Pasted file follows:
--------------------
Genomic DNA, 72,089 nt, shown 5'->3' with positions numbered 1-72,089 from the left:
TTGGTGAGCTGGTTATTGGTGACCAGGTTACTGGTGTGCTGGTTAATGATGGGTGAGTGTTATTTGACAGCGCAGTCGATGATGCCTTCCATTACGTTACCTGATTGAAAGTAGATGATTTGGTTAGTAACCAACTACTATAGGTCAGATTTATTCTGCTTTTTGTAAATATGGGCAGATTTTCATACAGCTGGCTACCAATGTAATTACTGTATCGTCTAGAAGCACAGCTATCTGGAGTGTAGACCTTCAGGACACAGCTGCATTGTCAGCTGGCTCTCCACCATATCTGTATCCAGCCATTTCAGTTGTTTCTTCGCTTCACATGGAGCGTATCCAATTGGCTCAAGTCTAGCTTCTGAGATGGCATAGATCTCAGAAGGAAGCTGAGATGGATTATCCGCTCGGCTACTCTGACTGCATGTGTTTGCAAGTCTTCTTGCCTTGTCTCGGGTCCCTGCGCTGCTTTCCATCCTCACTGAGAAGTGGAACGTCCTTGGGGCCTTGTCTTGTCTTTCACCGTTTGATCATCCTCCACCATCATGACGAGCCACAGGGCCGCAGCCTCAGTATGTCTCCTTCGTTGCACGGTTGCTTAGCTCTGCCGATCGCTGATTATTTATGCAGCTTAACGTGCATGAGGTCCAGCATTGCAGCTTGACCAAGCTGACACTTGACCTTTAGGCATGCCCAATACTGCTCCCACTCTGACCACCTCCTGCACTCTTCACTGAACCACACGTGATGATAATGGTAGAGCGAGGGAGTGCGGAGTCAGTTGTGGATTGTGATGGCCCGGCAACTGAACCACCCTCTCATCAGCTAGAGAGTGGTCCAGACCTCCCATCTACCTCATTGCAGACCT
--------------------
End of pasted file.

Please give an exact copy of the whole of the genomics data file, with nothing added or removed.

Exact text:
Genomic DNA, 72,089 nt, shown 5'->3' with positions numbered 1-72,089 from the left:
TTGGTGAGCTGGTTATTGGTGACCAGGTTACTGGTGTGCTGGTTAATGATGGGTGAGTGTTATTTGACAGCGCAGTCGATGATGCCTTCCATTACGTTACCTGATTGAAAGTAGATGATTTGGTTAGTAACCAACTACTATAGGTCAGATTTATTCTGCTTTTTGTAAATATGGGCAGATTTTCATACAGCTGGCTACCAATGTAATTACTGTATCGTCTAGAAGCACAGCTATCTGGAGTGTAGACCTTCAGGACACAGCTGCATTGTCAGCTGGCTCTCCACCATATCTGTATCCAGCCATTTCAGTTGTTTCTTCGCTTCACATGGAGCGTATCCAATTGGCTCAAGTCTAGCTTCTGAGATGGCATAGATCTCAGAAGGAAGCTGAGATGGATTATCCGCTCGGCTACTCTGACTGCATGTGTTTGCAAGTCTTCTTGCCTTGTCTCGGGTCCCTGCGCTGCTTTCCATCCTCACTGAGAAGTGGAACGTCCTTGGGGCCTTGTCTTGTCTTTCACCGTTTGATCATCCTCCACCATCATGACGAGCCACAGGGCCGCAGCCTCAGTATGTCTCCTTCGTTGCACGGTTGCTTAGCTCTGCCGATCGCTGATTATTTATGCAGCTTAACGTGCATGAGGTCCAGCATTGCAGCTTGACCAAGCTGACACTTGACCTTTAGGCATGCCCAATACTGCTCCCACTCTGACCACCTCCTGCACTCTTCACTGAACCACACGTGATGATAATGGTAGAGCGAGGGAGTGCGGAGTCAGTTGTGGATTGTGATGGCCCGGCAACTGAACCACCCTCTCATCAGCTAGAGAGTGGTCCAGACCTCCCATCTACCTCATTGCAGACCT